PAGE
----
The Archives of American art does not own the original papers. Use is limited to the microfilm copy.
Several notebooks kept by Pavia, recording charter and voting members, dues collected, expenses, payments, and prospective and scheduled speakers for lectures and panel discussions. Scattered throughout are addresses and telephone numbers, notes and a few sketches. Also included are ca. 30 postcard announcements for Wednesday and Friday night panel discussions, lectures, parties, and other events; and a printed announcement, Feb. 8, 1965, for the special issue of Pavia's publication, It Is; A Magazine for Abstract Art, to publish conversations recorded at the Waldorf Panel on Sculpture, 1965.
The Club records kept by Philip Pavia, 1948-1965. Archives of American Art, Smithsonian Institution.
Microfilm reel D176 available at Archives of American Art offices and through interlibrary loan.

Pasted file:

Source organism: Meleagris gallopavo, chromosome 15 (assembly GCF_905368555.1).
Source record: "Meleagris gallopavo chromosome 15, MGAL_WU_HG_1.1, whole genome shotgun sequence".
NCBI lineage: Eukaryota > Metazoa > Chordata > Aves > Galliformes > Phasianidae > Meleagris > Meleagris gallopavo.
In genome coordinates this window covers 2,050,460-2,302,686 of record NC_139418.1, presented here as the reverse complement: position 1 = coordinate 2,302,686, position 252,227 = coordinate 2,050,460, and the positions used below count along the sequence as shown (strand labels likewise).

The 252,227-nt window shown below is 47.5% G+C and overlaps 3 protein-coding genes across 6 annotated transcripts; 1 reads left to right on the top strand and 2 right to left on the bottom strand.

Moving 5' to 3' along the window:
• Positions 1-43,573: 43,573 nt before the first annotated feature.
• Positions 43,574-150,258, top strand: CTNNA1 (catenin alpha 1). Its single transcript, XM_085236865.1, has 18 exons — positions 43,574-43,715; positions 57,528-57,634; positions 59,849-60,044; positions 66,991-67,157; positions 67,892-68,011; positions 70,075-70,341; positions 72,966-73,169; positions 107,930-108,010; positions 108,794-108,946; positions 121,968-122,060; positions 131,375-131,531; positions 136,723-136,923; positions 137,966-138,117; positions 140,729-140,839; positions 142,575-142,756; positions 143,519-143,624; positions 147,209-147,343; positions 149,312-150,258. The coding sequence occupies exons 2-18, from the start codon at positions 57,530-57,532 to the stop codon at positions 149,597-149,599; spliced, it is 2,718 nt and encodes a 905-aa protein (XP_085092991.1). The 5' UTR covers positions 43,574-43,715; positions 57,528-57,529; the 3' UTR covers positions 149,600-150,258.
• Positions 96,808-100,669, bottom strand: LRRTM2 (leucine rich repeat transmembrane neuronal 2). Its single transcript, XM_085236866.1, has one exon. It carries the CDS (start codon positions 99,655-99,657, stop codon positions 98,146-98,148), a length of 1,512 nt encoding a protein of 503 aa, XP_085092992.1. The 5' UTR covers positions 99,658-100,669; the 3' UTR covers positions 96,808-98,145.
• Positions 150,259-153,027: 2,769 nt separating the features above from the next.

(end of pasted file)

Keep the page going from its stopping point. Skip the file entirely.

Location of Originals:
Originals returned to Philip Pavia after microfilming. According to the archivist at Emory University, which received Pavia's papers as the Philip Pavia and Natalie Edgar Archive through purchase in 2004, the notebooks were not part of the collection and are considered lost.
The Philip Pavia and Natalie Edgar Archive located at the Robert W. Woodruff Library of Emory University. Finding aid available at: http://pid.emory.edu/ark:/25593/8zrgd
Philip Pavia, a sculptor, New York, N.Y. Born 1912. Died 2005. Pavia attended the Beaux Arts School, 1930, the Art Students League, 1931-1933, and traveled and studied in Europe from 1931-1937. In 1948 he founded The Club, a group devoted to discussion of modern art. Pavia was the group's driving force, organizing and leading Wednesday and Friday night lectures and members-only panel conversations and other events at the 39 E. 8th St. location. In 1958 he founded and edited the publication It Is: A Magazine For Abstract Art as an extension of the Club's role in exchanging ideas.
Lent for microfilming 1965 by Phillip Pavia.
Art Movements and Schools
Archives of American Art, Smithsonian Institution, 750 9th St. NW, Washington, D.C. 20001